Choosing a College Major Tips
- Do a broad search across all academic disciplines
- Consider the time investment and what kind of lifestyle you want to achieve upon finishing and establishing a career.
- Play to your strengths.
- Take advantage of offers from people whom you know to shadow professionals or serve as an intern.
- Get the facts about the college majors that match the careers you have taken into serious consideration.
Students finishing up their high school careers often struggle with the choice of a college major. This is an important decision that impacts your investment in a college education and your future career options. It’s crucial to spend time choosing a major that you can be happy with and turn into a career or a business. These five tips can help you choose a vigorous program of study that will keep you intellectually stimulated throughout your college career:
#1. Do a broad search across all academic disciplines.
Because of the knowledge and information explosions of the last few decades, there are numerous college majors that did not exist when our parents and grandparents went to college. Therefore, it’s wise to cast your net wide when searching for college majors. This includes doing some Internet research into majors offered by private institutions, state universities, local colleges, and distance learning providers. With an Internet connection and a personal computer or laptop, you can participate in many college degree programs from any location. You must meet a program’s admission requirements and find a way to afford its associated costs.
#2. Consider the time investment and what kind of lifestyle you want to achieve upon finishing and establishing a career.
According to U.S. News and World Report bloggers Julie and Lindsey Mayfield, there are many essential questions to consider. It’s not just a matter of what you want to be when you become an adult. Two big issues concern how much time you want to spend getting a college degree and what kind of lifestyle you want to achieve when you finish your education. For example, some careers offer higher salaries, but they also demand additional commitments such as extended hours and frequent travel.
#3. Play to your strengths.
Consider taking a career test or a personal interest inventory online or through your school. This kind of tool helps you identify your personal strengths and interests. For example, you may spend many hours baking or cooking, and you might not have considered turning this passion into a career as an executive chef. You might look at culinary degree programs near where you live and weigh their costs and time commitments against traditional college and university degree programs.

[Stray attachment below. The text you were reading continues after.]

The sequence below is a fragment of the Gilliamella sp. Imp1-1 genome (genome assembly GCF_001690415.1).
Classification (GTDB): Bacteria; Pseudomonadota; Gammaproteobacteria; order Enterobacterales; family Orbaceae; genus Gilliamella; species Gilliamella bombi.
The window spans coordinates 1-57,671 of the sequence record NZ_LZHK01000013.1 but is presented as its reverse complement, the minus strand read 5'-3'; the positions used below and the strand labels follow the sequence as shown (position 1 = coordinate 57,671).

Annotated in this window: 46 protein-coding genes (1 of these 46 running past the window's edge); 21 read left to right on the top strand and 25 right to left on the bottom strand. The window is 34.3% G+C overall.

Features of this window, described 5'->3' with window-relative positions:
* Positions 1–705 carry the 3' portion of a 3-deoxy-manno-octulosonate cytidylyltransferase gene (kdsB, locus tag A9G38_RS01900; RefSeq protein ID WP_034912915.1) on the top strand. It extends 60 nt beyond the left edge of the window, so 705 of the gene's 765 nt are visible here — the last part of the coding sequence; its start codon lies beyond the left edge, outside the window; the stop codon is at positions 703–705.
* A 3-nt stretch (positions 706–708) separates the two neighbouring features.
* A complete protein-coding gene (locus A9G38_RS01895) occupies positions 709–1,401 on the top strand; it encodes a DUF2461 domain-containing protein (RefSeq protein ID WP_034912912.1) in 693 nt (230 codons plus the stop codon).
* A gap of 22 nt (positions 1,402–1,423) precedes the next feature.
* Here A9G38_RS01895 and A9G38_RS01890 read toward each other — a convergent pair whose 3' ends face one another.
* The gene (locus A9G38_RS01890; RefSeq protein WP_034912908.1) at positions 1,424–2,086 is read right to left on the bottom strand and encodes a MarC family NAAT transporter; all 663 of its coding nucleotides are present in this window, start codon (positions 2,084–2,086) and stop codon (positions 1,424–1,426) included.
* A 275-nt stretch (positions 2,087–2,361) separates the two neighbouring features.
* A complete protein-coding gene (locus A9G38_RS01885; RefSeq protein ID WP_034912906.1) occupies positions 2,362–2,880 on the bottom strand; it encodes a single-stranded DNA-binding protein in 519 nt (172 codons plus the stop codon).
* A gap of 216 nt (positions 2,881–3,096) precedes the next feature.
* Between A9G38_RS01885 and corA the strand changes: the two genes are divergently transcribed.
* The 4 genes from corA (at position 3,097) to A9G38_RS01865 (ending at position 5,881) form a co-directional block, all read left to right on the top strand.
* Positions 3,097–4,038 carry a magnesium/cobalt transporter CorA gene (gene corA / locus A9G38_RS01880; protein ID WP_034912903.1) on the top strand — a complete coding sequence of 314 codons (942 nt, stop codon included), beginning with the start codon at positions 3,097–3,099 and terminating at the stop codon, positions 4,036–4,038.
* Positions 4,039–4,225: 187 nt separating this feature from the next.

#4. Take advantage of offers from people whom you know to shadow professionals or serve as an intern.
If you are an adult with some free time or a curious high school student juggling academics and social activities, you are ripe for participating in experiences in your community. Don’t hesitate to accept opportunities that will help you determine whether a particular major is right for you.
#5. Get the facts about the college majors that match the careers you have taken into serious consideration.
Sometimes, high school students put off the session with their career counselor until they are nearing the end of their four years. When they go to apply to colleges, they realize they don’t have all of the requirements, such as SAT or ACT scores and academic courses, necessary for admission. If you will apply to competitive college degree programs, be sure to align your high school studies with the majors on your list.
Choosing a college major is a very personal decision. To maximize your personal enrichment and growth throughout your college experience, take the time to match your interests and abilities with a major that will pay off over the rest of your life.
See also: 5 Tips for Choosing a College Major
If you’re pursuing a master’s degree in psychology, you may have been asked the following question: “What can you do with a master’s in psychology?” It may even be a...
Are you interested in helping others resolve their issues and hurdles through talk therapy? You may want to consider a career in the counseling field. Counseling is a field that’s...
Mental health counseling jobs exist across many settings — from hospitals and government agencies to schools and private practices, and they’re projected to grow. The Bureau of Labor Statistics (BLS)...
Discover a program that is right for you.
Explore different options for you based on your degree interests.